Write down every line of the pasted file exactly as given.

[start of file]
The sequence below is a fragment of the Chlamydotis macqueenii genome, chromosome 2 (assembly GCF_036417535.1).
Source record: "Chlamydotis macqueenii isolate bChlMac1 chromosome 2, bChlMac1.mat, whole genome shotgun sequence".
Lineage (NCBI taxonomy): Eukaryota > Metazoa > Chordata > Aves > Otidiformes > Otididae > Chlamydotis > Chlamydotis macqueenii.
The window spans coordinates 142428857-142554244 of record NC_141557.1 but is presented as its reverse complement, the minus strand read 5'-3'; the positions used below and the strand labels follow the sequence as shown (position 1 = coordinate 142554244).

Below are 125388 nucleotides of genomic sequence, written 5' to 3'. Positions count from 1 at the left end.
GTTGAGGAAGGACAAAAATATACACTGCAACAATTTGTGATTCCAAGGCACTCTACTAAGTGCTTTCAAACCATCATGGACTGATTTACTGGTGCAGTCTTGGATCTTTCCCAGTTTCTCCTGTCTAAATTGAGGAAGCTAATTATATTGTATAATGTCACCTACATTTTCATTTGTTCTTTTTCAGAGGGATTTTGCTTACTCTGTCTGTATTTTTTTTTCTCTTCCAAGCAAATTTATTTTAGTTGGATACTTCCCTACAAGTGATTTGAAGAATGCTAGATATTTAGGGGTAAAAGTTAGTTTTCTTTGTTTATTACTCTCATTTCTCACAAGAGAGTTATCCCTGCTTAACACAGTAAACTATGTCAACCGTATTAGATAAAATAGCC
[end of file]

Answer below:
The sequence below is a fragment of the Chlamydotis macqueenii genome, chromosome 2 (assembly GCF_036417535.1).
Source record: "Chlamydotis macqueenii isolate bChlMac1 chromosome 2, bChlMac1.mat, whole genome shotgun sequence".
Lineage (NCBI taxonomy): Eukaryota > Metazoa > Chordata > Aves > Otidiformes > Otididae > Chlamydotis > Chlamydotis macqueenii.
The window spans coordinates 142428857-142554244 of record NC_141557.1 but is presented as its reverse complement, the minus strand read 5'-3'; the positions used below and the strand labels follow the sequence as shown (position 1 = coordinate 142554244).

Below are 125388 nucleotides of genomic sequence, written 5' to 3'. Positions count from 1 at the left end.
GTTGAGGAAGGACAAAAATATACACTGCAACAATTTGTGATTCCAAGGCACTCTACTAAGTGCTTTCAAACCATCATGGACTGATTTACTGGTGCAGTCTTGGATCTTTCCCAGTTTCTCCTGTCTAAATTGAGGAAGCTAATTATATTGTATAATGTCACCTACATTTTCATTTGTTCTTTTTCAGAGGGATTTTGCTTACTCTGTCTGTATTTTTTTTTCTCTTCCAAGCAAATTTATTTTAGTTGGATACTTCCCTACAAGTGATTTGAAGAATGCTAGATATTTAGGGGTAAAAGTTAGTTTTCTTTGTTTATTACTCTCATTTCTCACAAGAGAGTTATCCCTGCTTAACACAGTAAACTATGTCAACCGTATTAGATAAAATAGCC